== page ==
On Monday, President Donald Trump extended a freeze on immigration visas through the end of the year, arguing that it would help protect as many as 525,000 jobs for Americans in an economy shaken by the coronavirus pandemic. Trump signed a proclamation meant to extend the 60-day freeze on work visas, put in place in April, until the end of 2020. It affects H-1B, H-2B, H-4, J-1, and L-1 visas. "American workers compete against foreign nationals for jobs in every sector of our economy, including against millions of aliens who enter the United States to perform temporary work," the proclamation says. "Under ordinary circumstances, properly administered temporary worker programs can provide benefits to the economy. But under the extraordinary circumstances of the economic contraction resulting from the COVID-19 outbreak, certain nonimmigrant visa programs authorizing such employment pose an unusual threat to the employment of American workers." The measure is in line with a history of efforts by the Trump administration to limit immigration under the assumption that immigrants steal jobs from Americans. This proclamation would affect jobs in the tech industry, jobs at universities, as well as au pairs. According to PBS, immigrants tend to hold jobs that usually complement American workers or make it easier for Americans to do their jobs. They tend to work odd hours and in more dangerous conditions. Au pairs or other childcare providers, for instance, help allow Americans, especially women, to enter the workforce. Immigrants are also taking up jobs to take care of the US elderly population, PBS reported. According to the US Bureau of Labor Statistics, 17% of the labor force last year were immigrants; however, they're mostly filling jobs Americans don't want or that need to be done to allow more Americans to work. "Most economists agree that in spite of being a very big part of the labor force, immigrants have not come at the cost either of American jobs nor of American wages," Giovanni Peri, an economics professor at the University of California at Davis, told PBS. Pew Research Center in 2017 described how immigrants were projected to help combat a shrinking workforce. As baby boomers retire, and the US birth rate drops, Pew estimated that without immigration the US workforce would shrink to 165.6 million in 2035 from 173.2 million in 2015. Funding for programs like Social Security that rely on workers would be threatened, and economic growth would most likely shrink or become stagnant. Immigrants also create jobs by starting businesses. According to Harvard Business Review, immigrants in the US tend to contribute about twice as much to entrepreneurship as native-born citizens do and also tend to create more successful businesses. A study from Harvard Business School found that immigrant-founded businesses performed better in terms of employment growth over three and six years than businesses founded by native citizens. A 2017 study by the Center for American Entrepreneurship found that more than 40% of companies in the Fortune 500 were founded by first- or second-generation immigrants. But even on a small-business scale, many local communities benefit from immigrant-owned businesses such as restaurants, hotels, and grocery stores. "It sends a very powerful negative signal to the rest of the world: 'Don't come to the United States. We don't want you,'" John Dearie, the president of the Center for American Entrepreneurship, a nonpartisan group that supports immigration, previously told the Associated Press on the Trump administration's immigration policy. "That's terribly damaging." While the proclamation claims that jobs are being lost to immigrants, many companies have said the move would limit them from hiring necessary talent. Many technology companies like Apple and Google rely on H-1B visas to employ foreign professionals and H-4 visas to allow their spouses to come, so this move could hinder their innovation capabilities — and they responded with frustration to the latest Trump proclamation. "America's continued success depends on companies having access to the best talent from around the world," said a Google spokesman, Jose Castaneda, in a statement. "Particularly now, we need that talent to help contribute to America's economic recovery." TechNet's president, Linda Moore, told The Washington Post that the new policy would "slow innovation and undermine the work the technology industry is doing to help our country recover from unprecedented events."Join the conversation about this story » NOW WATCH: Inside London during COVID-19 lockdown
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Four weeks before the election, the Trump administration has announced stricter rules for the H-1B visa...Four weeks before the election, the Trump administration has announced stricter rules for the H-1B visa program, which U.S. companies have long valued.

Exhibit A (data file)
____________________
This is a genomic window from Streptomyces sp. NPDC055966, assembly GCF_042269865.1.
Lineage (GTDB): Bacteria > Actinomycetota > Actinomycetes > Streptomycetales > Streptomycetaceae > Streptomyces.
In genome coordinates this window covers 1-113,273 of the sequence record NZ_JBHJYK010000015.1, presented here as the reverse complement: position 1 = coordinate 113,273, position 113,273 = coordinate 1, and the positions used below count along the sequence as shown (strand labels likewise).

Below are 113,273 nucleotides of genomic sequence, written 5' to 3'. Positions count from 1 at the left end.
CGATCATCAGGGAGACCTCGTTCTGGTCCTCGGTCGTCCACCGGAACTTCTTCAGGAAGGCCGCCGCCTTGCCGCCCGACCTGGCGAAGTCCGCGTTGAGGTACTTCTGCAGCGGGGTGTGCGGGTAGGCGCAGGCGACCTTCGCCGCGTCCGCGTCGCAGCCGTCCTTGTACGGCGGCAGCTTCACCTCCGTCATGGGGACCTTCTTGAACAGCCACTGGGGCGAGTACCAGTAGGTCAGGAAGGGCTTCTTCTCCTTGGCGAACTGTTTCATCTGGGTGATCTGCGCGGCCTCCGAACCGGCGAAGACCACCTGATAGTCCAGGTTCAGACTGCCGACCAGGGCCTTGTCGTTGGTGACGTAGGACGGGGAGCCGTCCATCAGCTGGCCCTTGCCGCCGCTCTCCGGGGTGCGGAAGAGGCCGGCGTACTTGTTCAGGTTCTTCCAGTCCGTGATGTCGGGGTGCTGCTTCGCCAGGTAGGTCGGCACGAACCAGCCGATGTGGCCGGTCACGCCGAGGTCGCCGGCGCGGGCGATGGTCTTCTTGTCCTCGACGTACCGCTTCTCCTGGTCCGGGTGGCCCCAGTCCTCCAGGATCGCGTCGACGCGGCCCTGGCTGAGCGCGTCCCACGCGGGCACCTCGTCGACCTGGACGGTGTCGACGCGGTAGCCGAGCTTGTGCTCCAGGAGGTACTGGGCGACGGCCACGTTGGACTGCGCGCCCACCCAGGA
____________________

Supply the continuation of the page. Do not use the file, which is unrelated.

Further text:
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Many people in the tech industry are choosing to move to Canada over the US because...Many people in the tech industry are choosing to move to Canada over the US because of the US' restrictive immigration laws. Since 2013, Toronto has added more tech jobs than any other place in North America, including Silicon Valley. 25% of Canada's overall workforce are immigrants, and in the tech space that number is even higher — 40%. View more episodes of Business Insider Today on Facebook. Silicon Valley's reputation as the world's leading tech hub could be in jeopardy because of the United States' restrictive immigration laws. Tens of thousands of immigrant tech workers have flocked to Toronto in the past few years, making it the fastest growing tech hub in North America. Many of them are deliberately avoiding the US as the Trump administration clamps down on immigration. In June, President Donald Trump temporarily suspended visas known as H-1B visas, which are awarded to thousands of skilled immigrant workers each year. The visa suspension is prompting some immigrants, like former Silicon Valley product manager Asim Fayaz, to move north to Canada. "There is a whole world out there, and you are probably better off going somewhere else because you'd be treated more human," said Fayaz, a Pakistani immigrant who now runs an online restaurant business in Toronto. "You don't need to be, like, pleading for your existence all the time." Every year, the US government reserves 85,000 H-1B visas for skilled foreign professionals — people like Elon Musk, who was born in South Africa and started companies such as Tesla and SpaceX in the US. Fayaz came to the US to attend the University of California, and landed a job after graduating with a master's degree in 2016. As an immigrant, trying to find work in the US was tough — he needed an American employer to not just hire him, but also sponsor his H-1B work visa. This year, immigration laws suddenly changed as Trump suspended the program, citing "an unusual threat to the employment of American workers" during the coronavirus pandemic. The move left thousands in limbo. But while the US is closing doors, Canada has been rolling out the welcome mat. Since 2013, the number of tech jobs in Toronto has skyrocketed from about 148,000 to 228,000, an increase of 54%. "We have over 100,000 people immigrate to the Toronto region each year, which is twice as many as San Francisco Bay Area," Jason Goldlist, cofounder of TechToronto, said. And we don't just attract the quantity. It's also quality because a fifth of these immigrants already have a STEM degree before they even arrive here. Canadian e-commerce giant Shopify is trying to capitalize on the opportunity. Following Trump's announcement, CEO Tobias Lutke — himself an immigrant from Germany — tweeted, "If this affects your plans consider coming to Canada instead." Sandeep Anand, the company's senior mobility lead, echoed Lutke's call for talent: "Whether they're already in Canada, whether they're globally present, we're looking to really expand our diverse workforce. And in some cases it does mean that we would need to relocate and provide immigration support, which we're happy to do," she told Business Insider Today. According to a 2016 study, 25% of Canada's workforce are immigrants. And in the tech space, that number is even higher — 40%, or 350,000 workers. And there's still room for more, says Ilya Brotzky, the founder & CEO of VanHack, a Canadian firm that helps place global talent in tech jobs across North America. Brotzky cited Canada's 3% unemployment rate in the tech sector, well below its overall unemployment rate. "It's not like there's a bunch of Canadians waiting to take these jobs," Brotzky said. "The unemployment rate is really, really low. We can't find the people." Brotzky argues it makes economic sense for US companies to open offices in Canada, as well. "You have these people that can basically work in the same time zone, quick flight from you, really easy laws, super fast to set up, and you have the benefit of Canadian dollar salaries," he told Business Insider Today. "But more importantly, you have access to the global talent pool. So you can bring in any developer from around the world that's good." That's why Canada is trying to attract highly skilled foreign professionals through visa programs like the Global Talent Stream, launched in 2017. Immigration experts say it is like the H-1B program, but a lot better. "It's a very fast processing time. It takes anywhere from roughly around two weeks to complete the first stage. And then the second stage, which is the work permit stage. It takes another two weeks. So you could be in Canada as quickly as a month," Blayne Kumar, founder of the immigration services company Bright Immigration, said. For Fayaz, the decision to move from the US to Canada came after he was laid off from his Silicon Valley company, when he and his wife became fed up with constantly worrying about their legal status. "It's not even like in 10 years, I will get it," he said. "It's like maybe, maybe not. Who knows, who cares. We don't need you in this country." And the recent suspension of the H-1B visa program only confirmed his worst fears. "You know that scene in movies where the actor is leaving the scene and the world is blowing up behind you, right? I feel like that — that I kind of managed to exit the scene somehow, magically," he said. "And I look back and the US is just blowing up." "So many of my friends, people that I worked with, went to school with, they're all impacted. And whenever I get a phone call, I just feel so sorry for all those people."SEE ALSO: Canada is way ahead in sRemote work could accelerate the tech industry's migration to Canada, where affordable costs of living and more open immigration policies are helping create tech hubs to rival Silicon Valleycooping up tech talent from the US DON'T MISS: Scientists and entrepreneurs are pioneering plastic alternatives with the goal of creating materials that can be recycled over and over Join the conversation about this story » NOW WATCH: Here's what it's like to travel during the coronavirus outbreak